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Looking to sell your home? Make sure it has web appeal

The photo on the left is the originial, the image on the right has been virtually staged with lush grass, lighting and twilight to pull more attention to the online listing.

Staging a home that’s up for sale is a go-to marketing tool that has been used for decades. Bringing in furniture, artwork and plants and decluttering rooms can help buyers picture themselves living in the home.

Agents say it can decrease the home’s time on the market and may even boost the sale price. But it can also be a costly hassle.

“Staging is expensive and cumbersome,” says Jorge L. Guerra Jr., the president and chief executive officer of Real Estate Sales Force in Coral Gables, Florida. “It requires taste and design to do it correctly.”

That’s why many agents are turning to virtual staging, a vastly cheaper and easier option.

‘The first showing happens online’

“It is no longer about curb appeal, it is about web appeal,” says Guerra. “The first showing happens online. The consumer has 3 to 4 seconds to make a decision: Do I want to see this or not? With such little time, you want to be sure you have your best pictures upfront.”

By providing an image of an empty room to a virtual staging service that digitally enhances it with a high-end sofa and thoughtfully placed art work, agents and homeowners avoid the hassle of hauling in a whole new look. Plus, it’s a fraction of the cost.

“My average staging can cost between $4,000 to $8,000,” says Guerra. “Virtual staging will cost me $100 to $150.”

He says that in today’s world, buyers are looking at pictures online and they need furniture in the space to imagine it.

For some of Guerra’s properties, the rooms are not actually empty. They have a large easel holding a picture of the virtual staging, so that potential buyers can see it while standing in the empty room.

Ines Hegedus-Garcia, of Avanti Way Realty in Miami, even offers virtual reality glasses in some properties to give potential buyers the staged experience.

“They are walking the virtual realty tour in the home,” says Hegedus-Garcia. “But they are also able to see in person what the space actually looks like.”

Even traditional stagers, like Nadia Vee, a designer based in Long Island, New York, says that virtual staging has a place.

When she recently staged a six-bedroom luxury home, she physically designed five main rooms — the kitchen, living room, dining room, bedroom and bath. But there were a few other spaces she felt buyers needed help to visualize.

So she virtually staged the guest bedrooms and a home office and placed an image in each room, along with one item, a chair, maybe, or a desk.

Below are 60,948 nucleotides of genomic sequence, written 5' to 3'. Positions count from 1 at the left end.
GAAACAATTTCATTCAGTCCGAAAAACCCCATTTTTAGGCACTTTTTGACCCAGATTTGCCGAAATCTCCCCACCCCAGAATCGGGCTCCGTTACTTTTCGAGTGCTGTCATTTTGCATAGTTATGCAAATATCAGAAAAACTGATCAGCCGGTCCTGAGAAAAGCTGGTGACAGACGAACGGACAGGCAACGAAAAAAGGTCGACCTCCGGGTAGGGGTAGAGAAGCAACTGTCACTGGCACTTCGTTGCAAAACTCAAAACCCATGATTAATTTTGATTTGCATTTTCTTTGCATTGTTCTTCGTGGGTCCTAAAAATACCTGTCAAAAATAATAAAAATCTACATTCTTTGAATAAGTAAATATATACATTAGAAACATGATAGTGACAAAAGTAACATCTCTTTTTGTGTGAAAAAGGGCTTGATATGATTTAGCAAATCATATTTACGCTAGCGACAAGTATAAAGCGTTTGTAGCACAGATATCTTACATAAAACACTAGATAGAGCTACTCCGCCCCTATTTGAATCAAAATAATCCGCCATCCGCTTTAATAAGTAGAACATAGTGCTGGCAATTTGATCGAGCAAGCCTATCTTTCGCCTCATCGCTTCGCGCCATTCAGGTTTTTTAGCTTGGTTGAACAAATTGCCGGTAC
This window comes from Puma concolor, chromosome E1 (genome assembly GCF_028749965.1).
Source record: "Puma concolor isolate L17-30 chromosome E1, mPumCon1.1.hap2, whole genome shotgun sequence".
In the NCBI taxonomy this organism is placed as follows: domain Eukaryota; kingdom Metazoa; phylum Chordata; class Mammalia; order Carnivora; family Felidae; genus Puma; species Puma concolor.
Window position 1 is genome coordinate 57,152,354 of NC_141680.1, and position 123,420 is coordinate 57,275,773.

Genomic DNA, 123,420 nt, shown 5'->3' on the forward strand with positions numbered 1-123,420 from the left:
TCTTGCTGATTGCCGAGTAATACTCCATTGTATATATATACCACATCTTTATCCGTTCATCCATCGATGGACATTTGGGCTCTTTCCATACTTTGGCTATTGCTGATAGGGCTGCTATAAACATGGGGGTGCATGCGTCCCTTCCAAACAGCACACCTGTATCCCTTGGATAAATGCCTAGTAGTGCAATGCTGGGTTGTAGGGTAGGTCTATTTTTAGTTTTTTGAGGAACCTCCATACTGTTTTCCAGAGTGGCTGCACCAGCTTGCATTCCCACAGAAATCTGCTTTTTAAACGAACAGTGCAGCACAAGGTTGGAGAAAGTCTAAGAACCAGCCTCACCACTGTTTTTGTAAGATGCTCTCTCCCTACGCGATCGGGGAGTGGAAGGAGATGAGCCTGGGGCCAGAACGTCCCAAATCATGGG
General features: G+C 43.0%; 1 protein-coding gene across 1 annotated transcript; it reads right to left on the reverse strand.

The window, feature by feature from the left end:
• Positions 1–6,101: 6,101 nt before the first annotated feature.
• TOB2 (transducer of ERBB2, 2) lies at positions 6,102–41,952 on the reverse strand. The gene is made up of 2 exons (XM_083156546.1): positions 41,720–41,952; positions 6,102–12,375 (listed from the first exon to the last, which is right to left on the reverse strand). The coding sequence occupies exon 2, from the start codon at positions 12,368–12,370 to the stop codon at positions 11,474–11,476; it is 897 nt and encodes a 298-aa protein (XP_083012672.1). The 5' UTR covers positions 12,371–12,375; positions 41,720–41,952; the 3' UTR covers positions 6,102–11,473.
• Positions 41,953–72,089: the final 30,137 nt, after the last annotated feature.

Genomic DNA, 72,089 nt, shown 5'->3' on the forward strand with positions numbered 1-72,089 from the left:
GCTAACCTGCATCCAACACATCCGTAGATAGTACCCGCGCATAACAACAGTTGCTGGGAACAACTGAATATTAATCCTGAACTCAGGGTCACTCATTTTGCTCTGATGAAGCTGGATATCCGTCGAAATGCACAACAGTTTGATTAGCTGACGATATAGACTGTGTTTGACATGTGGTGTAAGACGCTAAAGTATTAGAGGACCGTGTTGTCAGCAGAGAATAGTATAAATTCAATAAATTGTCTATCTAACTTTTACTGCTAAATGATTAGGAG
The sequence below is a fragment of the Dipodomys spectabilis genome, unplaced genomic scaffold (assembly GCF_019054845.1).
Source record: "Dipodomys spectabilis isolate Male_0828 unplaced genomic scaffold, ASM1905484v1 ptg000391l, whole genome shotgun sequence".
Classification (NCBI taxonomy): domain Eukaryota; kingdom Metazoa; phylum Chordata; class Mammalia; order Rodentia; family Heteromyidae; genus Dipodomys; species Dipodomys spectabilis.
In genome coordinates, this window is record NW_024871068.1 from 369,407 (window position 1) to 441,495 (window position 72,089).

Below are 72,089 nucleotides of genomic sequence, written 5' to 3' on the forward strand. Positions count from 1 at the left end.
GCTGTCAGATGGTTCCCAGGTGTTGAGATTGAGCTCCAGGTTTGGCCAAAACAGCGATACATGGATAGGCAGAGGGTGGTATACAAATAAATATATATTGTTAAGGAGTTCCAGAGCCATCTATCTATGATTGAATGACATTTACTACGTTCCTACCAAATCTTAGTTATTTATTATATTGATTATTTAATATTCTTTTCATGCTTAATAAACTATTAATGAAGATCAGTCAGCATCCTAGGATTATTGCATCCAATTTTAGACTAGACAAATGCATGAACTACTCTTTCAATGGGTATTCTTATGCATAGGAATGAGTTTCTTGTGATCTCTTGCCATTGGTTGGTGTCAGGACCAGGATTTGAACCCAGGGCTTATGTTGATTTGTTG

“It is very helpful for people who saw the first glimpse of the home online to see the idea of it in person,” she says.

Presenting a true picture

The National Association of Realtors encourages agents to clearly disclose if photos have been altered in any way to avoid any confusion for viewers, but it is not required.

Still, each multiple listing service has its own guidelines. In Chicago, for example, the first photo on the listing must be an exterior photo and when uploading images the system will ask if the image has been altered, according to Marc Avila, an agent in the city who also owns a virtual staging company there.

Several years ago he began to virtually stage his own properties. When colleagues came to him with their requests, he decided to set up shop. He now runs Virtual Staging House, which can provide a virtually staged image within 24 hours for $40.

“The market right now is about how fast you can get those images up and how appealing they are,” says Avila. “People are looking at the listing online first. It better be the best image. You want it to bring an army of buyers to inquire about the listing.”

The affordability of virtual staging has made staging a newly available marketing tool for properties that may not have otherwise gotten the treatment.

Laura Copersino, an agent with Douglas Elliman, works in the mid-level market in Queens and Nassau Counties in New York, where physical staging was rare due to cost and hassle, she says.

But now if she has an empty property, she virtually stages it with furniture and artwork.

She ensures there is no confusion about the images by posting the virtually staged image on MLS followed by the empty room.

“I use a company that charges $35 a photo with a 24-hour turnaround,” she says. “You can pick out the style of the furniture, the artwork on the wall. It’s like you’re shopping!”

Some agents have concerns that staging virtually can lead to misleading representations of the home.

“Being truthful in advertising is the number one concern for me,” says Katie Griffin Ross, a broker associate at RE/MAX Associates in San Antonio, Texas. “It is difficult for people to be in a house and not see what they saw online.”

While she does, on occasion, use virtual staging, she has lines she won’t cross. She won’t make a dead yard alive, she won’t crop out power lines, and she’s careful about including any virtual window coverings that may be misunderstood to be part of the house.

But Guerra sees things differently. He values the power of virtual staging. For a few dollars he can can stage the weather or time of day on an exterior picture.

“The technology is now at the point that not only can I stage the inside, I can stage the clouds,” he says.

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